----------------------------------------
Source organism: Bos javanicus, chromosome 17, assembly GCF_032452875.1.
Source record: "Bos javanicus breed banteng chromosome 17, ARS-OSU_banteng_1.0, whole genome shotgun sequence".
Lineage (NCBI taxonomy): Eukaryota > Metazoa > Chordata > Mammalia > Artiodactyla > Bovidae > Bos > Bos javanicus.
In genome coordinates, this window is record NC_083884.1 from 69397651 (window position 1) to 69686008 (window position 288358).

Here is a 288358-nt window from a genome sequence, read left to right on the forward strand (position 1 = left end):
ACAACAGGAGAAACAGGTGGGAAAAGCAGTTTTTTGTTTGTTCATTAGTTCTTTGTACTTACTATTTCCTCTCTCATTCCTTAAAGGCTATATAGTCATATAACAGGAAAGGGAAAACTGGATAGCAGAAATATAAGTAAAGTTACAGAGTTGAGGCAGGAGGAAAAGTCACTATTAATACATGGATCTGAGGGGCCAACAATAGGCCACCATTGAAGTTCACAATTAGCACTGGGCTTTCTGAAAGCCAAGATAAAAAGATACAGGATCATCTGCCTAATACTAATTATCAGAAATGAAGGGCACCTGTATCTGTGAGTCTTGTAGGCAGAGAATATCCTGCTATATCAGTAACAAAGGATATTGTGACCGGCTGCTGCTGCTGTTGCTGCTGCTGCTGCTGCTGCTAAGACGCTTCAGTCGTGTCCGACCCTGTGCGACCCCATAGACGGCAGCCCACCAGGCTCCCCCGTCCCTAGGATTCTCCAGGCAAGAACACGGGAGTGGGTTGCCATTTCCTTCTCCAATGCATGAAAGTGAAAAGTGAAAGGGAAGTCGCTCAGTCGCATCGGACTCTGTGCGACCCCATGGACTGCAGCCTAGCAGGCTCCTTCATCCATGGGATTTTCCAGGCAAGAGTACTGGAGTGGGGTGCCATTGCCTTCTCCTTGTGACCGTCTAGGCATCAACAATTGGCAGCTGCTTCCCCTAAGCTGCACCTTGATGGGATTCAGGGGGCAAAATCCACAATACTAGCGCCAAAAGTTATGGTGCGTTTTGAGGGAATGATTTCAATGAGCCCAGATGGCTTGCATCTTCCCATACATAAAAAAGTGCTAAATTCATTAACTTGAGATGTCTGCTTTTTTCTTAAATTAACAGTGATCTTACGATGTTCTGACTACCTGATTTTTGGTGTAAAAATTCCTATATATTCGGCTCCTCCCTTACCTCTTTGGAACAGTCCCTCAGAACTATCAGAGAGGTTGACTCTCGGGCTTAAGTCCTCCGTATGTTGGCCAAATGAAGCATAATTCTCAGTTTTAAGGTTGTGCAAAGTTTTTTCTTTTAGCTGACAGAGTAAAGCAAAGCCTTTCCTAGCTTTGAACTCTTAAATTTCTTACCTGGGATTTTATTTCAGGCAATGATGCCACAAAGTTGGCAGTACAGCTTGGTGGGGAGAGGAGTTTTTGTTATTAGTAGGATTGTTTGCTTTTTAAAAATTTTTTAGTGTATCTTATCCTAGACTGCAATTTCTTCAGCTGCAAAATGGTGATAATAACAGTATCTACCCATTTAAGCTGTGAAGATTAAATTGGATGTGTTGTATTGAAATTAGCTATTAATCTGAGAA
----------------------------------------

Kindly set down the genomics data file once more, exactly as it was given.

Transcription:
Source organism: Bos javanicus, chromosome 17, assembly GCF_032452875.1.
Source record: "Bos javanicus breed banteng chromosome 17, ARS-OSU_banteng_1.0, whole genome shotgun sequence".
Lineage (NCBI taxonomy): Eukaryota > Metazoa > Chordata > Mammalia > Artiodactyla > Bovidae > Bos > Bos javanicus.
In genome coordinates, this window is record NC_083884.1 from 69397651 (window position 1) to 69686008 (window position 288358).

Here is a 288358-nt window from a genome sequence, read left to right on the forward strand (position 1 = left end):
ACAACAGGAGAAACAGGTGGGAAAAGCAGTTTTTTGTTTGTTCATTAGTTCTTTGTACTTACTATTTCCTCTCTCATTCCTTAAAGGCTATATAGTCATATAACAGGAAAGGGAAAACTGGATAGCAGAAATATAAGTAAAGTTACAGAGTTGAGGCAGGAGGAAAAGTCACTATTAATACATGGATCTGAGGGGCCAACAATAGGCCACCATTGAAGTTCACAATTAGCACTGGGCTTTCTGAAAGCCAAGATAAAAAGATACAGGATCATCTGCCTAATACTAATTATCAGAAATGAAGGGCACCTGTATCTGTGAGTCTTGTAGGCAGAGAATATCCTGCTATATCAGTAACAAAGGATATTGTGACCGGCTGCTGCTGCTGTTGCTGCTGCTGCTGCTGCTGCTAAGACGCTTCAGTCGTGTCCGACCCTGTGCGACCCCATAGACGGCAGCCCACCAGGCTCCCCCGTCCCTAGGATTCTCCAGGCAAGAACACGGGAGTGGGTTGCCATTTCCTTCTCCAATGCATGAAAGTGAAAAGTGAAAGGGAAGTCGCTCAGTCGCATCGGACTCTGTGCGACCCCATGGACTGCAGCCTAGCAGGCTCCTTCATCCATGGGATTTTCCAGGCAAGAGTACTGGAGTGGGGTGCCATTGCCTTCTCCTTGTGACCGTCTAGGCATCAACAATTGGCAGCTGCTTCCCCTAAGCTGCACCTTGATGGGATTCAGGGGGCAAAATCCACAATACTAGCGCCAAAAGTTATGGTGCGTTTTGAGGGAATGATTTCAATGAGCCCAGATGGCTTGCATCTTCCCATACATAAAAAAGTGCTAAATTCATTAACTTGAGATGTCTGCTTTTTTCTTAAATTAACAGTGATCTTACGATGTTCTGACTACCTGATTTTTGGTGTAAAAATTCCTATATATTCGGCTCCTCCCTTACCTCTTTGGAACAGTCCCTCAGAACTATCAGAGAGGTTGACTCTCGGGCTTAAGTCCTCCGTATGTTGGCCAAATGAAGCATAATTCTCAGTTTTAAGGTTGTGCAAAGTTTTTTCTTTTAGCTGACAGAGTAAAGCAAAGCCTTTCCTAGCTTTGAACTCTTAAATTTCTTACCTGGGATTTTATTTCAGGCAATGATGCCACAAAGTTGGCAGTACAGCTTGGTGGGGAGAGGAGTTTTTGTTATTAGTAGGATTGTTTGCTTTTTAAAAATTTTTTAGTGTATCTTATCCTAGACTGCAATTTCTTCAGCTGCAAAATGGTGATAATAACAGTATCTACCCATTTAAGCTGTGAAGATTAAATTGGATGTGTTGTATTGAAATTAGCTATTAATCTGAGAA